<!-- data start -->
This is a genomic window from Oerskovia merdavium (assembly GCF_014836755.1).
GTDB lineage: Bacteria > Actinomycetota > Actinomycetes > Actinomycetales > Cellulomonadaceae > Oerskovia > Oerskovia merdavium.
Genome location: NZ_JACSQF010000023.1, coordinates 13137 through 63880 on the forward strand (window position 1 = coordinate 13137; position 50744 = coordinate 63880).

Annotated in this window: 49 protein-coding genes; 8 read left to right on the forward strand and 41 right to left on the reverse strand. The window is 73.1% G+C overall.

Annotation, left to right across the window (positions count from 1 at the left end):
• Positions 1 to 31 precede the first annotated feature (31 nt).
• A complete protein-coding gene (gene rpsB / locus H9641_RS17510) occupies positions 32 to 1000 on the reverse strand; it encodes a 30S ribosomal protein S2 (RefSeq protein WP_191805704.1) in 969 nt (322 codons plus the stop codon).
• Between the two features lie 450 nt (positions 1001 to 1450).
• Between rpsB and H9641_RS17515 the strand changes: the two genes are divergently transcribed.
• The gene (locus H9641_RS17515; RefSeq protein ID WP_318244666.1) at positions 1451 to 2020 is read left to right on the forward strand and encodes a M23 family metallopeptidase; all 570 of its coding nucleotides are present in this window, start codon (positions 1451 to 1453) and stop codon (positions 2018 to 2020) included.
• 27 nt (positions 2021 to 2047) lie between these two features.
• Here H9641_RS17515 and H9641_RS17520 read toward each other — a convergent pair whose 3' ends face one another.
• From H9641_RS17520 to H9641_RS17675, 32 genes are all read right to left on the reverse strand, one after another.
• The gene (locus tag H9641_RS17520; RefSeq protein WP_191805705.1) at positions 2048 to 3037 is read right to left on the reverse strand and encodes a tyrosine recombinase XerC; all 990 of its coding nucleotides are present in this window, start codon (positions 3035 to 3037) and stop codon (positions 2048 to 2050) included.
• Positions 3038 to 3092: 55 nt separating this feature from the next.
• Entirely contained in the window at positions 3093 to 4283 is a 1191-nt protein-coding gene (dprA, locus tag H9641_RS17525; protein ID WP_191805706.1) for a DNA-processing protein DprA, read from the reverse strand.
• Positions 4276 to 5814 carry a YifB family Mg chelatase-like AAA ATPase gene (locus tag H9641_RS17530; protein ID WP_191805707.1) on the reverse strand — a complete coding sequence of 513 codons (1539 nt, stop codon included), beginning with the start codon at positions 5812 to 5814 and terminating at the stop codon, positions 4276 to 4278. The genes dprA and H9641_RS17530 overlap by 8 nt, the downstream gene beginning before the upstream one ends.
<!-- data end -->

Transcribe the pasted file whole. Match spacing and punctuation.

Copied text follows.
This is a genomic window from Oerskovia merdavium (assembly GCF_014836755.1).
GTDB lineage: Bacteria > Actinomycetota > Actinomycetes > Actinomycetales > Cellulomonadaceae > Oerskovia > Oerskovia merdavium.
Genome location: NZ_JACSQF010000023.1, coordinates 13137 through 63880 on the forward strand (window position 1 = coordinate 13137; position 50744 = coordinate 63880).

Annotated in this window: 49 protein-coding genes; 8 read left to right on the forward strand and 41 right to left on the reverse strand. The window is 73.1% G+C overall.

Annotation, left to right across the window (positions count from 1 at the left end):
• Positions 1 to 31 precede the first annotated feature (31 nt).
• A complete protein-coding gene (gene rpsB / locus H9641_RS17510) occupies positions 32 to 1000 on the reverse strand; it encodes a 30S ribosomal protein S2 (RefSeq protein WP_191805704.1) in 969 nt (322 codons plus the stop codon).
• Between the two features lie 450 nt (positions 1001 to 1450).
• Between rpsB and H9641_RS17515 the strand changes: the two genes are divergently transcribed.
• The gene (locus H9641_RS17515; RefSeq protein ID WP_318244666.1) at positions 1451 to 2020 is read left to right on the forward strand and encodes a M23 family metallopeptidase; all 570 of its coding nucleotides are present in this window, start codon (positions 1451 to 1453) and stop codon (positions 2018 to 2020) included.
• 27 nt (positions 2021 to 2047) lie between these two features.
• Here H9641_RS17515 and H9641_RS17520 read toward each other — a convergent pair whose 3' ends face one another.
• From H9641_RS17520 to H9641_RS17675, 32 genes are all read right to left on the reverse strand, one after another.
• The gene (locus tag H9641_RS17520; RefSeq protein WP_191805705.1) at positions 2048 to 3037 is read right to left on the reverse strand and encodes a tyrosine recombinase XerC; all 990 of its coding nucleotides are present in this window, start codon (positions 3035 to 3037) and stop codon (positions 2048 to 2050) included.
• Positions 3038 to 3092: 55 nt separating this feature from the next.
• Entirely contained in the window at positions 3093 to 4283 is a 1191-nt protein-coding gene (dprA, locus tag H9641_RS17525; protein ID WP_191805706.1) for a DNA-processing protein DprA, read from the reverse strand.
• Positions 4276 to 5814 carry a YifB family Mg chelatase-like AAA ATPase gene (locus tag H9641_RS17530; protein ID WP_191805707.1) on the reverse strand — a complete coding sequence of 513 codons (1539 nt, stop codon included), beginning with the start codon at positions 5812 to 5814 and terminating at the stop codon, positions 4276 to 4278. The genes dprA and H9641_RS17530 overlap by 8 nt, the downstream gene beginning before the upstream one ends.